Sunday, October 25, 2015

WHATSUP?

LANGUAGE IS FOREVER CHANGING. Spend a day at a local high school and you would find it difficult to follow the discussion. If you’re white like me, place yourself in the middle of an Oakland, California high school at lunch time and I surmise you would not even understand a word that is being said, but those indigenous students around you would not even skip a beat in their communication and their comprehension.

I might be quick to judge the native speaker from the inner-city of Oakland and say that their language is incorrect, but a visitor from over-the-pond in England might judge my language as incorrect as well. The key issue is are we able to understand each other? If we are not, are we willing to take the extra effort, to walk a step closer, to ask the clarifying question, so that we can understand?

What is true about crossing cultural and linguistic borders in our midst can always be said about the language we use within the community of people we call the church, or the Body of Christ. Even though we may share the same locale and possibly the same language, we are not always communicating at a level that is truly understood.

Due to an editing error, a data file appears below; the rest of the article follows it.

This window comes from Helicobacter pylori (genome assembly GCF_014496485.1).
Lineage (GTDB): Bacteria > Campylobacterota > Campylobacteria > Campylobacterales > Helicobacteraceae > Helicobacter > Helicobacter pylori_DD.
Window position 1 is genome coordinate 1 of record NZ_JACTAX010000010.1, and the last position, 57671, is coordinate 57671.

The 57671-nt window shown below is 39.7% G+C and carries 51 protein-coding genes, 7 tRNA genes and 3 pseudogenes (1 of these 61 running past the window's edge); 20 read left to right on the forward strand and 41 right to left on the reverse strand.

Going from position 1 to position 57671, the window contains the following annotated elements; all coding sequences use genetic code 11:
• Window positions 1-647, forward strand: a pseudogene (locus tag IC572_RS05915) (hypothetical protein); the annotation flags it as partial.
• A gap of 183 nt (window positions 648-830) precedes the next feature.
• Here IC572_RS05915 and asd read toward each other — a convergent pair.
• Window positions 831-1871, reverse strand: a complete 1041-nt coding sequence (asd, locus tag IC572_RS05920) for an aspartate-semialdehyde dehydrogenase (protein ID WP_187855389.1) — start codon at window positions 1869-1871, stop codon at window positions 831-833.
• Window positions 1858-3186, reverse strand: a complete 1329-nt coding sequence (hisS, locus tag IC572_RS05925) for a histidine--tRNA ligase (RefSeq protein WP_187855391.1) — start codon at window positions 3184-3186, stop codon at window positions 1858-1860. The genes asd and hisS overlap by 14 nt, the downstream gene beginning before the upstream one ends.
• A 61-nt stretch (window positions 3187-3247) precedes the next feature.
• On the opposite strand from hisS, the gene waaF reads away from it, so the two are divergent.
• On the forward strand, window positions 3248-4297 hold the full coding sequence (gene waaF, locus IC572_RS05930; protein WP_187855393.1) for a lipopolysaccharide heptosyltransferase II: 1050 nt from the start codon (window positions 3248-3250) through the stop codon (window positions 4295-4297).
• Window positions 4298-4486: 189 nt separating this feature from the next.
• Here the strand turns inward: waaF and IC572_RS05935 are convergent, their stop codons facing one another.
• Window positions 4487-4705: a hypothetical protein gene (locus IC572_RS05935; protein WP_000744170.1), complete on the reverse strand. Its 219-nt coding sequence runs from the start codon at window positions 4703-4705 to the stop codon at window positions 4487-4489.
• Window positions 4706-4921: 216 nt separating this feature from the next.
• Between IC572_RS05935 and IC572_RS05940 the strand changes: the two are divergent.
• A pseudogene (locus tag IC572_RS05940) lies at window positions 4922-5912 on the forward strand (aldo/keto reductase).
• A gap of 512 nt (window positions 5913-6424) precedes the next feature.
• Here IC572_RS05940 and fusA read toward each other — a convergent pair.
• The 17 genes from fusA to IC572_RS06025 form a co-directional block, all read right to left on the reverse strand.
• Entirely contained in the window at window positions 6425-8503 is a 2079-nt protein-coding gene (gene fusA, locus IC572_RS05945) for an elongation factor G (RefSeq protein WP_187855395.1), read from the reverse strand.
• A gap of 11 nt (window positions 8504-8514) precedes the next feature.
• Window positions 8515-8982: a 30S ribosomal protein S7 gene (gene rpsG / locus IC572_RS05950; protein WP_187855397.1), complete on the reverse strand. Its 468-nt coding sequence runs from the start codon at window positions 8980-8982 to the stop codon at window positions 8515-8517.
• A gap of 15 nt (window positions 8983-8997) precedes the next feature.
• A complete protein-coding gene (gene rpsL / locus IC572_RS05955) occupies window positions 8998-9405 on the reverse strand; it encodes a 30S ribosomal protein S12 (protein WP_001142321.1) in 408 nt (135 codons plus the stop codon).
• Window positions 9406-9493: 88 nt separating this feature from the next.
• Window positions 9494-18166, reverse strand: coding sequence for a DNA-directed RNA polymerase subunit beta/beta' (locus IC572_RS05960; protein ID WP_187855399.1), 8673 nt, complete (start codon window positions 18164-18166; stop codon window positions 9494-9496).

As we greet one another with a “How are you?” or a “Whatsup?” or a “Hey!” or a simple “Hello,” we hold ourselves back from the interaction to which we are called within the family of God. I believe we need to change our language, which will also demand that we change our culture.

The Hebrews have long possessed a word within their culture of which many of us are aware. The word is “Shalom.” We often understand it as the word for peace, and we would be right in our definition. But it means much more, its layers are nuanced. Back in my university days, while studying that great ancient language, our professor walked into class and said, “ma-shalomcah?” In his greeting and question he essentially asked us, “How is your peace?” or “How is your well-being?” It is, as you can see, a much deeper greeting demanding a much deeper reflection than if he had simply said, “Hello.”  It goes beyond our greeting of, “How are you?” For it is asking not how we feel, but how is the peace of our soul.

So, next time there is the opportunity to greet someone, take a moment to consider your language and maybe adjust it ever so slightly so that the love of God can enter in.

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